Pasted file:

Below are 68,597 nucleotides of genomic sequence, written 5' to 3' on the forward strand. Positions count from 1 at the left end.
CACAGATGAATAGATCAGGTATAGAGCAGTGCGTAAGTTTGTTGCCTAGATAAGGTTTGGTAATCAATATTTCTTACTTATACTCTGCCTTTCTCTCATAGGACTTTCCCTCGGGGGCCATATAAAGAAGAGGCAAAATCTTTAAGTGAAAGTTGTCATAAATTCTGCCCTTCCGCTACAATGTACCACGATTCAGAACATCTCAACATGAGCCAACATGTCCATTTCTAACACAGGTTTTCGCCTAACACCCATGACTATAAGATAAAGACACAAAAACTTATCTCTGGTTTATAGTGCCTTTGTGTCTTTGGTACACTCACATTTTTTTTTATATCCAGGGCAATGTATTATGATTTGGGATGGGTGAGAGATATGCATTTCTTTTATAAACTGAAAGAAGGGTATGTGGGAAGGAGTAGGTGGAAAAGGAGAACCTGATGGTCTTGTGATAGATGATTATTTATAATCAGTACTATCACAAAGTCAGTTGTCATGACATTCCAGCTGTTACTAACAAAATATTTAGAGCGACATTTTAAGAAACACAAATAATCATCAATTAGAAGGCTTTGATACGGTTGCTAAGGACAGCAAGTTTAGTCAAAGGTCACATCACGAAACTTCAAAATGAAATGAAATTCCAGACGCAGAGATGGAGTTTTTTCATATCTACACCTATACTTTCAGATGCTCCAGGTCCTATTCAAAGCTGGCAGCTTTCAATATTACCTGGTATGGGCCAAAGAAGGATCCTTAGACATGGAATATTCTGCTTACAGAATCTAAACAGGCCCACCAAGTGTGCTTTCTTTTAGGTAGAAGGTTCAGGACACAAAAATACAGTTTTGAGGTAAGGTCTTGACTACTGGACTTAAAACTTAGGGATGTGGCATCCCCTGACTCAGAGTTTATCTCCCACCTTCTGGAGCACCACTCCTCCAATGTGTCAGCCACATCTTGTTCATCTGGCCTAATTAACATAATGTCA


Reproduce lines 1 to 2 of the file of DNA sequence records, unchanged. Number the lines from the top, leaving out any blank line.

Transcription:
Below are 68,597 nucleotides of genomic sequence, written 5' to 3' on the forward strand. Positions count from 1 at the left end.
CACAGATGAATAGATCAGGTATAGAGCAGTGCGTAAGTTTGTTGCCTAGATAAGGTTTGGTAATCAATATTTCTTACTTATACTCTGCCTTTCTCTCATAGGACTTTCCCTCGGGGGCCATATAAAGAAGAGGCAAAATCTTTAAGTGAAAGTTGTCATAAATTCTGCCCTTCCGCTACAATGTACCACGATTCAGAACATCTCAACATGAGCCAACATGTCCATTTCTAACACAGGTTTTCGCCTAACACCCATGACTATAAGATAAAGACACAAAAACTTATCTCTGGTTTATAGTGCCTTTGTGTCTTTGGTACACTCACATTTTTTTTTATATCCAGGGCAATGTATTATGATTTGGGATGGGTGAGAGATATGCATTTCTTTTATAAACTGAAAGAAGGGTATGTGGGAAGGAGTAGGTGGAAAAGGAGAACCTGATGGTCTTGTGATAGATGATTATTTATAATCAGTACTATCACAAAGTCAGTTGTCATGACATTCCAGCTGTTACTAACAAAATATTTAGAGCGACATTTTAAGAAACACAAATAATCATCAATTAGAAGGCTTTGATACGGTTGCTAAGGACAGCAAGTTTAGTCAAAGGTCACATCACGAAACTTCAAAATGAAATGAAATTCCAGACGCAGAGATGGAGTTTTTTCATATCTACACCTATACTTTCAGATGCTCCAGGTCCTATTCAAAGCTGGCAGCTTTCAATATTACCTGGTATGGGCCAAAGAAGGATCCTTAGACATGGAATATTCTGCTTACAGAATCTAAACAGGCCCACCAAGTGTGCTTTCTTTTAGGTAGAAGGTTCAGGACACAAAAATACAGTTTTGAGGTAAGGTCTTGACTACTGGACTTAAAACTTAGGGATGTGGCATCCCCTGACTCAGAGTTTATCTCCCACCTTCTGGAGCACCACTCCTCCAATGTGTCAGCCACATCTTGTTCATCTGGCCTAATTAACATAATGTCA